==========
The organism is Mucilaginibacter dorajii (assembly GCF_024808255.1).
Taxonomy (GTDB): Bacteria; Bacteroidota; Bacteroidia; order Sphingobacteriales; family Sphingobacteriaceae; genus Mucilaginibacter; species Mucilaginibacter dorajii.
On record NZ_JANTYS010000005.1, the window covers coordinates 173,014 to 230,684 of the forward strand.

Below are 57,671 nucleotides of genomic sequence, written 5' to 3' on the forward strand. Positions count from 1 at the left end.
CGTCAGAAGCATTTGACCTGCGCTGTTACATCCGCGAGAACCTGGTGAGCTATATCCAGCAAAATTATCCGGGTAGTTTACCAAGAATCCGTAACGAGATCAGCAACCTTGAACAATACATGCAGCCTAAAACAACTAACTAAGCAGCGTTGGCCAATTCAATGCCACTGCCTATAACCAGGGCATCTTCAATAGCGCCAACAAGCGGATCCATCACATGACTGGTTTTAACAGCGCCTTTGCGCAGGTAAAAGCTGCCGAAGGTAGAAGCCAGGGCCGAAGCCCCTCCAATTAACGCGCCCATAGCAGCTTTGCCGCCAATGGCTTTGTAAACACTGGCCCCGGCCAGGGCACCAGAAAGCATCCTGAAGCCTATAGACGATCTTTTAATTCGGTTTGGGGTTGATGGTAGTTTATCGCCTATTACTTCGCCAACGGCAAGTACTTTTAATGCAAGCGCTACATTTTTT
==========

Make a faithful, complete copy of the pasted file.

The organism is Mucilaginibacter dorajii (assembly GCF_024808255.1).
Taxonomy (GTDB): Bacteria; Bacteroidota; Bacteroidia; order Sphingobacteriales; family Sphingobacteriaceae; genus Mucilaginibacter; species Mucilaginibacter dorajii.
On record NZ_JANTYS010000005.1, the window covers coordinates 173,014 to 230,684 of the forward strand.

Below are 57,671 nucleotides of genomic sequence, written 5' to 3' on the forward strand. Positions count from 1 at the left end.
CGTCAGAAGCATTTGACCTGCGCTGTTACATCCGCGAGAACCTGGTGAGCTATATCCAGCAAAATTATCCGGGTAGTTTACCAAGAATCCGTAACGAGATCAGCAACCTTGAACAATACATGCAGCCTAAAACAACTAACTAAGCAGCGTTGGCCAATTCAATGCCACTGCCTATAACCAGGGCATCTTCAATAGCGCCAACAAGCGGATCCATCACATGACTGGTTTTAACAGCGCCTTTGCGCAGGTAAAAGCTGCCGAAGGTAGAAGCCAGGGCCGAAGCCCCTCCAATTAACGCGCCCATAGCAGCTTTGCCGCCAATGGCTTTGTAAACACTGGCCCCGGCCAGGGCACCAGAAAGCATCCTGAAGCCTATAGACGATCTTTTAATTCGGTTTGGGGTTGATGGTAGTTTATCGCCTATTACTTCGCCAACGGCAAGTACTTTTAATGCAAGCGCTACATTTTTT